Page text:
AT&T Inc. defended a proposal not to pull programming from rival pay-TV companies if it succeeds in buying Time Warner Inc., even while competitors have rejected the plan as too risky.
Professor Michael Katz of the University of California at Berkeley testified for AT&T Monday in the U.S. trial over the merger. He said the proposal makes it more likely that cable and satellite-TV companies will be able to negotiate programming contracts with Time Warner that reflect market value.
"It will work well, on average," Katz said in federal court in Washington.
Time Warner’s offer to pay-TV distributors is one of the company’s central defenses against the Justice Department’s lawsuit to block its sale to AT&T. The government says the $85 billion tie-up will hand AT&T undo bargaining leverage in programming negotiations that will lead to higher prices for rivals, which in turn will be passed on to subscribers.
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AT&T and Time Warner counter that any added leverage is taken away by the promise not to "go dark" on a distributor if both sides can’t reach a deal. In that event, an arbitrator would consider proposals from each side and pick one. The no-blackout offer only applies to Time Warner’s Turner Broadcasting channels such CNN, and not to HBO.
Katz said the government’s prediction that prices will rise by more than $400 million a year suffers from a "fatal error" by not considering the arbitration offer. Once arbitration is factored in, the merger will benefit consumers, he said.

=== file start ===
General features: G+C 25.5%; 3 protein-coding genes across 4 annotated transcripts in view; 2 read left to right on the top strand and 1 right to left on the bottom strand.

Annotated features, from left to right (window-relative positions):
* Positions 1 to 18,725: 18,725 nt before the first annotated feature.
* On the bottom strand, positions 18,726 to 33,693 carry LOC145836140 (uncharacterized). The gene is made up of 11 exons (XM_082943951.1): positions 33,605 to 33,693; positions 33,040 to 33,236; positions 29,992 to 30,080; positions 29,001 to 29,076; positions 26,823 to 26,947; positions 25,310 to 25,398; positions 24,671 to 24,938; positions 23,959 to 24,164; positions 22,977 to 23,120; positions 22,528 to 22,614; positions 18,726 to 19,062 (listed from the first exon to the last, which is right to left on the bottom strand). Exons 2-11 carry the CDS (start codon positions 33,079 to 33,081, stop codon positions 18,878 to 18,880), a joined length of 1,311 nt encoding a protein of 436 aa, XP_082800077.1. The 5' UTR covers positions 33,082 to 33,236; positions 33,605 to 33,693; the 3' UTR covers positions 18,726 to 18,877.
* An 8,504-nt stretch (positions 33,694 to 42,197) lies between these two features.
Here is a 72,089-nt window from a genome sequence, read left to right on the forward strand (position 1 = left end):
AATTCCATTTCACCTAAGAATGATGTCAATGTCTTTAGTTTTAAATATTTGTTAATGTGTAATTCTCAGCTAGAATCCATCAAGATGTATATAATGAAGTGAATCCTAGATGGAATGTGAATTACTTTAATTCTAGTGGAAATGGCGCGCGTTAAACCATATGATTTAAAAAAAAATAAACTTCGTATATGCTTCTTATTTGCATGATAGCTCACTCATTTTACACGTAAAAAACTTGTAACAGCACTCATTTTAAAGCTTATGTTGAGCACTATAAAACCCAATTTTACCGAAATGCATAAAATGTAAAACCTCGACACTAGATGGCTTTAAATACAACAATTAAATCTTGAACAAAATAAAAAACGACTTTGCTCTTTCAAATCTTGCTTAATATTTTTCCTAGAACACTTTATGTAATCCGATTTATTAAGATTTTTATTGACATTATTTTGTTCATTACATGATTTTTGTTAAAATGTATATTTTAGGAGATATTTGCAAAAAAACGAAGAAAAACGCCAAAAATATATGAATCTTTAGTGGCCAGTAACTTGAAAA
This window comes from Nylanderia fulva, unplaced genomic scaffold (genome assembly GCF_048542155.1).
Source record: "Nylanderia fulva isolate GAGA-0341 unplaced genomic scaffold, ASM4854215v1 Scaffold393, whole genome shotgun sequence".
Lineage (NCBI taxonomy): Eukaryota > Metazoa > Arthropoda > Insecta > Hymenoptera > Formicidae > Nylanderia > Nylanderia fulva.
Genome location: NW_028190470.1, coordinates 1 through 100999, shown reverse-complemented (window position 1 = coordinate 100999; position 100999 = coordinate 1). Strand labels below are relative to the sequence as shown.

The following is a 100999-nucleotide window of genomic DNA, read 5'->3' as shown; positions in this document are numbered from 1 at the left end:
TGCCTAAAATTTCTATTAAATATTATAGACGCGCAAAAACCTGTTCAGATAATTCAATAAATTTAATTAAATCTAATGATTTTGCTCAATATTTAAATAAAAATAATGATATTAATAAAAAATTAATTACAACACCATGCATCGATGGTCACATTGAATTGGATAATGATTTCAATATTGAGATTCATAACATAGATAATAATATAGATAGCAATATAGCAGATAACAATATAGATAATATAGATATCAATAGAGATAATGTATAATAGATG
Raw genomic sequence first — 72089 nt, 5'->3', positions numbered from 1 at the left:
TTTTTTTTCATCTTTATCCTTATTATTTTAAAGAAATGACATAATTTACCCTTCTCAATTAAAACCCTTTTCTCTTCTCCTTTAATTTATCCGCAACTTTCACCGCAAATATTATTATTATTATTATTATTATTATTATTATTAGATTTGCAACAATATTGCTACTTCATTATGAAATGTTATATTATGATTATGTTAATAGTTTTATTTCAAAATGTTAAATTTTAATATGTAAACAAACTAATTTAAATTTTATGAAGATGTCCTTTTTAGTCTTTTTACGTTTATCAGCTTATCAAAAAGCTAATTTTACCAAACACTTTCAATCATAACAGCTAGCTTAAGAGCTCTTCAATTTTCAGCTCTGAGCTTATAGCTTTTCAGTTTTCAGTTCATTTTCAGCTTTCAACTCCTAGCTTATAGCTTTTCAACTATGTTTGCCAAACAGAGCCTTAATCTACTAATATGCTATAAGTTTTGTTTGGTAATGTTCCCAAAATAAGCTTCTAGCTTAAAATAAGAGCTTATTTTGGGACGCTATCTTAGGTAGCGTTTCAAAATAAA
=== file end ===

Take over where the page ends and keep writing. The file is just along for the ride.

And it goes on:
On cross-examination, the Justice Department confronted Katz with testimony from executives of AT&T’s rivals such as Dish Network Corp. and Cable One Inc. They said the arbitration proposal is risky and doesn’t address what they fear will be AT&T’s added leverage.
Katz also acknowledged that the proposal, which calls for the arbitrator to choose an offer that represents "fair market value," doesn’t actually define what fair value would be.
Another AT&T witness, Professor Peter Rossi, testified Monday about two surveys that were crucial to the government’s lawsuit because they predicted major subscriber losses for companies that could lose Turner content after the merger. Rossi, of the UCLA Anderson School of Management, picked apart the methodology of the surveys and said they couldn’t be trusted.
The surveys were conducted by Massachusetts Institute of Technology professor John Hauser and the consulting firm Altman Vilandrie & Co. The results of both surveys were used in the study by Professor Carl Shapiro, the Justice Department’s star witness who testified earlier.
The results of Hauser’s survey "are unreliable" because they’re based on questions that were leading and biased, Rossi said. He also attacked a scale used in Hauser’s survey that asked participants if they’d consider dropping their cable provider if it lost Turner content.
The survey response that was labeled a "very slight possibility" was given a score of 10 percent, which Rossi said was too high. If someone were told there was a "very slight possibility" they’d crash while driving from Washington to Baltimore, that wouldn’t be a "one in ten chance," Rossi said.
"The text description is out of whack with the numbers," he said. "This is at the very least a confusing and biased scale."
Rossie’s view of the survey by Altman Vilandrie were equally scathing. He said the company’s methodology and figures "amount to pure conjecture."
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